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Old 06-06-21, 10:31 AM
  #46  
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Originally Posted by Tourist in MSN View Post
This is the touring board...
Missed that in the OP. If touring I certainly would go for more bike specific shoes and pedals, but probably end up with just toe clips again. But I'm an old guy and I need to change my foot position on the pedal every now and then...

Originally Posted by staehpj1 View Post
...For what it is worth in my opinion better choices might have been:
  • Clipless pedals
  • Clips and straps
  • No retention system.
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Old 06-06-21, 11:17 AM
  #47  
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Because of the confusion when referring to clips for cycling, I always use the word "toe" when I refer to toe clips to make it unambiguous. As more and more people that are unfamiliar with toe clips refer to cleats as clips, the confusion of the phrase clipless pedals can be quite apparent. I often refer to shoes with SPD cleats as SPD shoes or as cleated shoes, trying to avoid using the word clip if I am not referring to toe clips.

Originally Posted by Happy Feet View Post
...
I also tried an experiment of filing the cleats off of a pair of soccer shoes and filing the soles flat to have a stiff leather shoe (the soles were re enforced). It actually worked combined with clips and straps but they were slippery for walking. Ah.. young and poor and no cycling shops nearby.

The first "bike specific" shoes I bought were flat soled, stiff cycling shoes with no clips like those shown in post 18 by Cougrrcj. I loved those shoes like they were magic and wore them until there was nothing left. If I saw some more around I'd buy them again, just because. Nostalgia.

Then I went through a long period of using clips and straps with various shoes. That was ok and I still have a bike that has them. ....
Interesting, I have a few old pairs of Nordic Norm 50mm cross country ski boots from the 1980s, sole is designed to flex a bit but I think is almost as stiff as my cycling shoes. I call them ski boots, but they are low cut, shape similar to tennis shoes. And much lighter than most cycling shoes that are affordable. You needed gaiters over your ski boots in that era to keep the snow and slush out of your socks.

And I have toe clips on my folding bike. At the time I bought quick release removable pedals for that bike, you could not buy Shimano or Ritchey compatible SPD quick release pedals. Thus bought toe clip compatible pedals instead.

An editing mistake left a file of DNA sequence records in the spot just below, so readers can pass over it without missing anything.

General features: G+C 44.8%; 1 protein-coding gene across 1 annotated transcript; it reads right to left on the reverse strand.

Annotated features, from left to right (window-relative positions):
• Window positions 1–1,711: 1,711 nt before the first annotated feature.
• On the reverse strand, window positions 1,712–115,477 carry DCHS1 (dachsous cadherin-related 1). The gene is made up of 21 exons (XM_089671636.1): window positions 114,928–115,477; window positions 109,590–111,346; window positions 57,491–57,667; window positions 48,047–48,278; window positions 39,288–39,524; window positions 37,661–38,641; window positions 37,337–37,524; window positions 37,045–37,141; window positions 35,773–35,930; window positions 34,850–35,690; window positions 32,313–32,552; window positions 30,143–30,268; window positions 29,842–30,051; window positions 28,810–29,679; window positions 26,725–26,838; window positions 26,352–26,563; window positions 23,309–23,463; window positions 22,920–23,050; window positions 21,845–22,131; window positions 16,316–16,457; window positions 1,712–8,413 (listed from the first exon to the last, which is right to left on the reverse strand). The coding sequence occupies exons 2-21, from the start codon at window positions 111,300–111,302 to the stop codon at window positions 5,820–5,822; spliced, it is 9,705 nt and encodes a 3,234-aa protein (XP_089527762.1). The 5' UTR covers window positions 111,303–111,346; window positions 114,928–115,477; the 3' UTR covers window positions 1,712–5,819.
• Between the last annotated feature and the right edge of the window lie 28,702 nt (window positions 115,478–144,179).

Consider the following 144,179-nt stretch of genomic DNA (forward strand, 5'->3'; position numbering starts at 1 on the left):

I have considered cutting off the toe binding portion of the sole of the ski boots and trying those with the toe clip pedals. They lack a grippy sole, I could add a little bit of Shoe Goo for that. One of these days I might do that. The only downside is that I still have three pairs of skis with those 50mm bindings.

I have an old pair of shoes that work with toe clips, a slot in the sole fits on the pedal. But one of the two shoes appears to have gone walk-about (pun intended), thus have not used them for some time, and they were terrible for walking.
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Old 06-06-21, 03:39 PM
  #48  
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Deore AX pedal

I am an old guy like many of you and I have just returned to touring after retiring 4 years ago after 40 years of indentured servitude. I am very happy with my old bike and set-up so I haven't investigated the newer technologies.

But I am guessing that my Deore AX pedals are as comfortable and efficient for touring as any pedal ever designed (maybe not as reliable but I am hoping not to experience this).

Last month I rode Big Sur from Carmel to SLO and as I mentioned the only pair of shoes with me was a lightweight pair of canvas deck shoes. The pedal platform is large and flat with metal studs to which a toe clip is attached. My feet have never felt any discomfort in any shoe on these pedals and it seems the lighter the shoe the better. The toe clips and large area of the pedal platform probably keep my foot from over flexing.

If something similar is not yet available for mountain bikers my guess is that it eventually will be as the increased efficiency with toe clips is significant.
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Old 06-07-21, 10:07 AM
  #49  
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Originally Posted by Happy Feet View Post
...tried an experiment of filing the cleats off of a pair of soccer shoes and filing the soles flat to have a stiff leather shoe (the soles were re enforced)... now just use the cage as a rough reference for where my foot should be...
So I am not the only one. Bought some cheap stiff soled soccer shoes years ago and did the same thing. They were GREAT! I eventually wore the tops out and at replacement found soccer turf shoes to have the same stiff sole without the lugs.

I do think if I were doing real Touring per say I would go with a quality set of clipless shoes, maybe.
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Old 06-07-21, 10:42 AM
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Originally Posted by Happy Feet View Post
...I also tried an experiment of filing the cleats off of a pair of soccer shoes and filing the soles flat to have a stiff leather shoe (the soles were re enforced). It actually worked combined with clips and straps but they were slippery for walking. Ah.. young and poor and no cycling shops nearby...
Originally Posted by zandoval View Post
..Bought some cheap stiff soled soccer shoes years ago and did the same thing. They were GREAT! I eventually wore the tops out and at replacement found soccer turf shoes to have the same stiff sole without the lugs....

sounds like a winner!

my last two pairs of cycling shoes have rotted away in the tropical humidity. nothing available on the island, so i've been searching taobao for something my size, here in the land of little feet.

the only shoes currently available in 46/47 (12E) are stiff carbon sole roadie shoes for the weekend worriers, or soft-bottom flexible shoes, similar to water shoes, but with velcro straps and flashy pvc bits to look fast-ish.

i can prolly find some soccer shoes that fit........to use with platforms with clips and straps.

do you two have any photos, or advice for what to do or not do when surgically altering football shoes?